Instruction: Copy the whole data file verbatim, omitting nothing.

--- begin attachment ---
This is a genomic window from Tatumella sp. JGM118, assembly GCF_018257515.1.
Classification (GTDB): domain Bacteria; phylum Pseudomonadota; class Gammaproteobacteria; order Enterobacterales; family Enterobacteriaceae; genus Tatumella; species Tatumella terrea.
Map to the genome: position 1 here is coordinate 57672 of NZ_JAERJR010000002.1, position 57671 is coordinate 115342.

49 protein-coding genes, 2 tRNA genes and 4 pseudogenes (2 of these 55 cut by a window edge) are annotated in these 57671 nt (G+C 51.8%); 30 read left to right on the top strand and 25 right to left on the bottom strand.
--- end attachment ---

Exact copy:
This is a genomic window from Tatumella sp. JGM118, assembly GCF_018257515.1.
Classification (GTDB): domain Bacteria; phylum Pseudomonadota; class Gammaproteobacteria; order Enterobacterales; family Enterobacteriaceae; genus Tatumella; species Tatumella terrea.
Map to the genome: position 1 here is coordinate 57672 of NZ_JAERJR010000002.1, position 57671 is coordinate 115342.

49 protein-coding genes, 2 tRNA genes and 4 pseudogenes (2 of these 55 cut by a window edge) are annotated in these 57671 nt (G+C 51.8%); 30 read left to right on the top strand and 25 right to left on the bottom strand.